Sunday, 27 July 2008

Tipping point

I've known for some time that restaurant tips added to the bill may never reach the waiter or waitress, so nowadays I either leave the tip on the table or give it to the server personally. I want my money to go to the underpaid toilers and not a well-heeled boss.

Even if the tips don't go to the boss they're increasingly treated as part of the staff salaries, and the basic untipped wage is reduced accordingly. Sometimes they're deliberately withheld as compensation for breakages or customers who leave without paying.

So I'm pleased to see the campaign by the London Independent for decent basic salaries for waiting staff and an end to the practice of tips being secretly filched by the restaurant. And I'm glad to see trade unions lining up in support.

It's about time these undercover fiddles were given more publicity and time the thousands of diners still blissfully unaware of where their tips are really going learnt the unpleasant truth.

Naturally the restaurant staff affected are reluctant to say anything for fear they'll be penalised or sacked by their employers, so often all they can do is stand by and watch diners and themselves being conned.

Not only do I always do my best to get a tip to the server, I invariably give one unless the service was atrocious. I think it's mean to find petty excuses for not giving a tip, like a dirty knife or insufficient smiling or bland coffee.

It's not necessarily the server's fault and after all, none of us are perfect. Would we accept a cut in our own wages because we didn't smile enough or we made a typo in a letter? I think not. Waiting staff are employees the same as us and deserve similar treatment.

So let's hear it for those restaurant staff like Manuel and let's stop being so sanctimonious over the crumpled napkin or the wobbly table.

PS: When Jenny and I were in the States, we always made sure to tip the going rate of 20 per cent, unlike other stingy Brits.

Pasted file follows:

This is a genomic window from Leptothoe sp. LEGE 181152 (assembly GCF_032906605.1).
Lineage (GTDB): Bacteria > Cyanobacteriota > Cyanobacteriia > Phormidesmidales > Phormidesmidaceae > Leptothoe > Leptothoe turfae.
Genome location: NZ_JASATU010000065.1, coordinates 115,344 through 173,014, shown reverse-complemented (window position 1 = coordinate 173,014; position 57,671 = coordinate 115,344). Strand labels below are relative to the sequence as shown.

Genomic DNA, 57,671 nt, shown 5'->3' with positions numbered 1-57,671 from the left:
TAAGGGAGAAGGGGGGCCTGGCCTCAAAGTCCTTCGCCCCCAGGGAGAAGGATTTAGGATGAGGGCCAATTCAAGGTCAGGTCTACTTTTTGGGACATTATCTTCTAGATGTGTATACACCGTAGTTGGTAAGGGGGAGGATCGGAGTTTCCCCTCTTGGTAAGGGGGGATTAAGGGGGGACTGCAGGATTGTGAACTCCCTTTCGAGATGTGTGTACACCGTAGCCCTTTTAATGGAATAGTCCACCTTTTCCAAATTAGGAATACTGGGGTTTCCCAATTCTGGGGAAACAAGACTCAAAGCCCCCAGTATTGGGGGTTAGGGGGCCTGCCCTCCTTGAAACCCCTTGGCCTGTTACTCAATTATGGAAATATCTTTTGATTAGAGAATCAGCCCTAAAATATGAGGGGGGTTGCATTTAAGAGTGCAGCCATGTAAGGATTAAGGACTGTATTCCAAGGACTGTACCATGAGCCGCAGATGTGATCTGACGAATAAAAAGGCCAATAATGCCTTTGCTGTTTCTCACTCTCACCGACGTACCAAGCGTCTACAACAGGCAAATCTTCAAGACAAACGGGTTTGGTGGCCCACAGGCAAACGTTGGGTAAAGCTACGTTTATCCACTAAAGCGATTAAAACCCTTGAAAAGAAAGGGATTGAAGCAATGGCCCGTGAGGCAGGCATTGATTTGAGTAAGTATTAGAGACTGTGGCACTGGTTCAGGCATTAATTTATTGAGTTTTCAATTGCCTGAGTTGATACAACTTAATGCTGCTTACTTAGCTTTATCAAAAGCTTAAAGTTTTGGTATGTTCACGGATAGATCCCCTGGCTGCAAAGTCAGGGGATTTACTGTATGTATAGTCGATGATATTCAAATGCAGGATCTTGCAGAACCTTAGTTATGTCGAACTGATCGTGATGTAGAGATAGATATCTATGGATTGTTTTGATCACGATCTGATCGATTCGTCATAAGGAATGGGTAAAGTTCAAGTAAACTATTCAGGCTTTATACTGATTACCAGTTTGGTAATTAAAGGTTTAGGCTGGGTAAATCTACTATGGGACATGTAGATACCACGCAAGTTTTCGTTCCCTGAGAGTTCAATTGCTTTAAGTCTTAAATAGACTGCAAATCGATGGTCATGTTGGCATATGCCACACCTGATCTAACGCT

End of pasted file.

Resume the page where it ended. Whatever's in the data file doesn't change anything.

PPS: British government ministers have now said they will outlaw the use of tips or service charges to top up low basic wages. They made a formal pledge on the 10th anniversary of the Minimum Wage Act (July 31).


  1. Yes, I've been following Manuel's tipping debate too, including the Observer article and the gobsmacking resposnes from British (probably English) people, whose primary excuse was ignorance. But if you travel anywhere, it's important to wise up to local customs and in the USA one of them is tipping more - not only waiters, but taxi drivers, hotel porters and bar staff. Guide books DO tell you about it.

    However, if I get poor service in any part of the world, all bets (and tips) are off and that's that.

  2. Jenny - Indeed, how can you plead ignorance to another country's tipping customs with a straight face? Either it's in the guide book, a friend has told you or someone in the country itself has wised you up. In most cases it's just traditional British penny-pinching.

  3. 2 points I'd like to address.

    I've noticed it's increasingly common in the UK and Ireland for your bill to have an 'optional' service charge of 10% to 15% included which I find really annoying since as you say it's unlikely to be going to the servers. You are perfectly within your rights to have it removed and give it to the staff directly but few people will bother as it creates a scene. I say if enough of us create a scene the culture will change.

    "it's important to wise up to local customs" - very good point - read the guidebook for what's customary and lets look at it from another angle.